Cambridge Town Hall

The Town Hall in my town of Cambridge, Vermont, has an interesting history. It was built in 1826 as a Union Church to be shared by Congregationalists, Baptists, Methodists, and Universalists. In the late 1800s it became a town hall, and in the early 1900s a theater. My father used to tell stories about seeing shows and silent movies in that theater when he was a youth in the 1920s.

When I was growing up in the 1960s, the building was known as the “Town Meeting Playhouse” (see photo above). A local theater group produced summer shows there for several years, featuring a combination of professional actors and locals. I was in two plays.

Shortly thereafter, the building became unused and fell into disrepair.

The Town of Cambridge reacquired ownership in 1980. Concerned citizens set about to stabilize the “Old Town Hall” with private donations, grants, and considerable volunteer labor. In numerous town meetings, citizens discussed the future of the building. Should taxpayer money be used to restore the building? Should it be a public building or should it be sold? It was a contentious issue for several years.

The outcome was that the building was retained by the town; it was not sold. Taxpayer money was used to renovate the building, and the interior space was converted into two floors. The U.S. Post Office leased the first floor in 1997. The second floor was initially rented out, but later, in 2007, the Cambridge Town Office moved there. Today the building still houses the U.S. Post Office on the first floor and the Cambridge Town Office on the second floor.

The Town Hall was added to the National Register of Historic Places in 1981 as the Cambridge Meetinghouse, also called the Old Brick Church. The photo above is from the nomination. The nomination form (at the link) has additional information about the history and architecture of the building.

The photo below is from the Cambridge Historical Society. It is undated, but the text says “Before Paved Roads.” That was a while ago!

The photo below is the Town Hall today:

The Cambridge Town Office on the second floor includes the offices of the town clerk and treasurer, the town administrator, and the listers. There is adequate meeting space for small groups. Most boards, commissions, and committees in town government hold their meetings there, including the selectboard that I am on. Town meetings of the voters, which are much larger meetings, are held in the gymnasium at the Cambridge Elementary School, a short distance from the Town Hall.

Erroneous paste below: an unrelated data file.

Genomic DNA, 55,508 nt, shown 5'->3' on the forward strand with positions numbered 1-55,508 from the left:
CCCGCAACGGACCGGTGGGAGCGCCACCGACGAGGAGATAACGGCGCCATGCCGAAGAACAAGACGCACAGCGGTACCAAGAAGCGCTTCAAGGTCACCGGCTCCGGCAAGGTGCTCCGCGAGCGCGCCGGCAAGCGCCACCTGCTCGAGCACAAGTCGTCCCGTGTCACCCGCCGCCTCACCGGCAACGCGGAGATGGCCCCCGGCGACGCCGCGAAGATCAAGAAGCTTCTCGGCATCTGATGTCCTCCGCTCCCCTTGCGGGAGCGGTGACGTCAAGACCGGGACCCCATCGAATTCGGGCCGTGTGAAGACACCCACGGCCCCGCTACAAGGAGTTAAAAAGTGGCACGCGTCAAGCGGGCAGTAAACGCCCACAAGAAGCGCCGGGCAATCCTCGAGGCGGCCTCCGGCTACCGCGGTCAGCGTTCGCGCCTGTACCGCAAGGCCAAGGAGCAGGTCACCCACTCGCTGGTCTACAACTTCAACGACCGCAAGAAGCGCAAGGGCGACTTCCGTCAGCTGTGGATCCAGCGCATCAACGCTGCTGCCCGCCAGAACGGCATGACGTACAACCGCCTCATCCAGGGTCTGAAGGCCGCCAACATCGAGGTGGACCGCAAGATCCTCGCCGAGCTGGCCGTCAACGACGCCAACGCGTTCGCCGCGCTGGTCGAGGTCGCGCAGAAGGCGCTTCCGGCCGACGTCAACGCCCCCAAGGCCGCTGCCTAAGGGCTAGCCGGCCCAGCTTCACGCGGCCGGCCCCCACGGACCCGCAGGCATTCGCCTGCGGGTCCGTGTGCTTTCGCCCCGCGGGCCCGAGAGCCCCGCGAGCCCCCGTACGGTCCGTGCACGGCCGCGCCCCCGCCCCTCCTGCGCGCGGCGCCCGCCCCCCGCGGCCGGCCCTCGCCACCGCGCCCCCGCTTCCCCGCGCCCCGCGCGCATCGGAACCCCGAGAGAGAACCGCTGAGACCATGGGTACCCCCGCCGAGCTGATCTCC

A point of clarification in case it is confusing: The Town of Cambridge includes two incorporated villages – the Village of Cambridge and the Village of Jeffersonville. Each village has its own U.S. Post Office. The post office in the Village of Cambridge is zip code 05444; Jeffersonville is 05464. The Cambridge Town Hall and the Cambridge Elementary School are both located in the Village of Jeffersonville which is in the Town of Cambridge.

UPDATE 4/19/2021: See Great Awakenings for how the town hall (then a church) was the center of “great excitement” in Cambridge in the 1840s during the Second Great Awakening.

UPDATE 11/21/2022: See The Bell in the Town Hall for how the bell was discovered by the 3rd grade and rung for Veterans Day. I didn’t know about the bell until June 2022.

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3 Responses to Cambridge Town Hall

  1. Pam Brennan says:

    That was a good clarification of the two villages. We had several in Freeport too and Harpswell has 4!


  2. Pingback: Putnam: Is American business sparking a new ‘Great Awakening?’ – Vermont Daily

  3. Pingback: The Bell in the Town Hall - Vermont Daily Chronicle

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